Xavier Mateos Ferre
Rosa Maria Solé Cartañá
Universitat Rovira i Virgili
Nanoscience, Materials and Chemical Engineering
New opto-microfluidics biosensor for mycotoxins detection in food. Design and development.
Mycotoxins are metabolites present in food as natural poison with severe effects to humans and animals health. Nowadays, sensors for mycotoxin analysis rely on the explotation of genetically engineered or synthetic biomimetic recognition with impressive results. However, the complex, expensive and time-consuming procedure of such analyses requires the search of new cost-effective and faster technologies while keeping the detection level and confidence required by the European Commission Regulations, for instance for ochratoxin A it is 2 ng g−1.
The idea to be developed in the present project is to use a mid-infrared (MIR) laser source that is coupled into a low-loss channel waveguide (enhanced light confinement) whose evanescent field (enhanced sensitivity) interacts selectively by resonant absorption with the specific antibody (MAP1 for ochratoxin A) of the mycotoxin flowing in a microfluidic channel with microliter levels of needed samples. The resulting changes in the transmission of the MIR laser source at the output of the channel waveguide are going to be used for sensing.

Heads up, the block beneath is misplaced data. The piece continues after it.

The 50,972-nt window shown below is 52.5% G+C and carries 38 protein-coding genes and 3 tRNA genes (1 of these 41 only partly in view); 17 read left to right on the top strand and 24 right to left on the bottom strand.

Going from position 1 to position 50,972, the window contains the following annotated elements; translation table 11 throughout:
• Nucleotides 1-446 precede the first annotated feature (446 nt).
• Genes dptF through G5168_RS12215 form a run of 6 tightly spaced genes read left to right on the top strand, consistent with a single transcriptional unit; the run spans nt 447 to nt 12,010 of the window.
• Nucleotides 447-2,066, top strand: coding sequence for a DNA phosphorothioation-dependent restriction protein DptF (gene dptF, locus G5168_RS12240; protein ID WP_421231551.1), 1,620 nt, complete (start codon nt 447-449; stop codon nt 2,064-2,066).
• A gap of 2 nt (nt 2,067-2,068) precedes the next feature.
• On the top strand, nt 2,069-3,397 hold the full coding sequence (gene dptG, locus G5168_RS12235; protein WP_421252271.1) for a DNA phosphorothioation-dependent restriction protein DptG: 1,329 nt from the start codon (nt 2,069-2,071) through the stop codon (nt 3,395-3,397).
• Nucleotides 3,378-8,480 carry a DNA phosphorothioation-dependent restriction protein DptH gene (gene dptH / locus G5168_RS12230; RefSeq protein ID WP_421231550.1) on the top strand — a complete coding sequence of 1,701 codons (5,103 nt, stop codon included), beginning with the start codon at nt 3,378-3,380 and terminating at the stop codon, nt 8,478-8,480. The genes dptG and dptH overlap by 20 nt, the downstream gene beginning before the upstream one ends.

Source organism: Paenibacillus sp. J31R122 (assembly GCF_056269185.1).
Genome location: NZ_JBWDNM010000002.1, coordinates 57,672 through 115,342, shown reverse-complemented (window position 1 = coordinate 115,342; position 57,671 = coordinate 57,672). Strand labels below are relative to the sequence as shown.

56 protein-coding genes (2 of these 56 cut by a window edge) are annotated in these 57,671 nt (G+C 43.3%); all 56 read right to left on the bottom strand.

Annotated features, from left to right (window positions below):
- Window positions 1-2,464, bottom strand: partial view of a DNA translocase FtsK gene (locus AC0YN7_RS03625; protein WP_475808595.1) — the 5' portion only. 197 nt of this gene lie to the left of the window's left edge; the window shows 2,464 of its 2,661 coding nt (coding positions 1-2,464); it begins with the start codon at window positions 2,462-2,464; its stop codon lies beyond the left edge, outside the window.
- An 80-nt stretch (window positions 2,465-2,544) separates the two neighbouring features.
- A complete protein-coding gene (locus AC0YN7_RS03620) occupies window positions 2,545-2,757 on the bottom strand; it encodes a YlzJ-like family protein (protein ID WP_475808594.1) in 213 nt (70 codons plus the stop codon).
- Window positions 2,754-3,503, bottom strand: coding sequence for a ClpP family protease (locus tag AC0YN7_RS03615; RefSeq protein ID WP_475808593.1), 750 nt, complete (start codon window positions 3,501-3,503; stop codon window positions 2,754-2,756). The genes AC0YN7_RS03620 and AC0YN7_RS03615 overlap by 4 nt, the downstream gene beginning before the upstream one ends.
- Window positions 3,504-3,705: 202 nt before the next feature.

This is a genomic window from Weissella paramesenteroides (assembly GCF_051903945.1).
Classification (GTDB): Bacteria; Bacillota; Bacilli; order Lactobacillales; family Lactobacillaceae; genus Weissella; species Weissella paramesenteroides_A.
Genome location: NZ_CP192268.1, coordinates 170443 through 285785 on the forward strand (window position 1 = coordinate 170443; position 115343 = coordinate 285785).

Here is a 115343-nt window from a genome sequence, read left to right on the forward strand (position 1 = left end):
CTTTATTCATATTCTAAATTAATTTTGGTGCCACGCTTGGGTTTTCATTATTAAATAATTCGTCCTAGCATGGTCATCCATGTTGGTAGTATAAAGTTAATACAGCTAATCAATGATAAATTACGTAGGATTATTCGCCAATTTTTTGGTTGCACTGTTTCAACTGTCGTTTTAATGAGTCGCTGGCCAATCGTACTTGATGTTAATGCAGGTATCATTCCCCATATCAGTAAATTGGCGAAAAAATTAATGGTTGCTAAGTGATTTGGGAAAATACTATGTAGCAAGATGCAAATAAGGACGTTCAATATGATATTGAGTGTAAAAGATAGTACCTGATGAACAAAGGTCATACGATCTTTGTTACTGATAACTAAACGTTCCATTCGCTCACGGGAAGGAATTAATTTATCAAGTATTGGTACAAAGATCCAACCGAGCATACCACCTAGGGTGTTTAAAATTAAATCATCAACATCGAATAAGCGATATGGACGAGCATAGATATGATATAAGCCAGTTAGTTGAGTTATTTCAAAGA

This novel approach is believed to be a promising tool in toxin screening to guarantee food safety and to minimize potential risks to human and/or animal health.
This work is to be carried out in a multidisciplinary team.
The objectives of the project are:
1-Fabrication, characterization and functionalization of the channel waveguide. The material used will be a crystalline layer of Sb2Te3, highly transparent in the MIR. This material is Silicon-compatible with the aim to be coupled in a Silicon chip for mass production. The micro-structuring of the channel waveguide will be carried out by diamond dicing of the Sb2Te3 sputtered layer.
2-Assembling of the microfluidic channel on top of the channel waveguide with the required dimensions for the injection and biorecognition of the analyte.
3- Finite Element simulations of the propagating laser mode to optimize the channel waveguide dimensions, suitable refractive index contrast and evanescent field distribution, as well as the optimization of the microfluidic channel.
4- Application of the biosensor to specific mycotoxins, for instance ochratoxin A, measuring its presence and concentration levels. Two further strategies to enhance the sensitivity of the detection will be applied. Pre-concentration techniques of the analyte as well as electronic amplification of the signal after the propagation along the channel waveguide.
37.5 hours a week
|This project has received funding from the European Union's Horizon 2020 research and innovation programme under the Marie Skłodowska-Curie grant agreement No. 713679|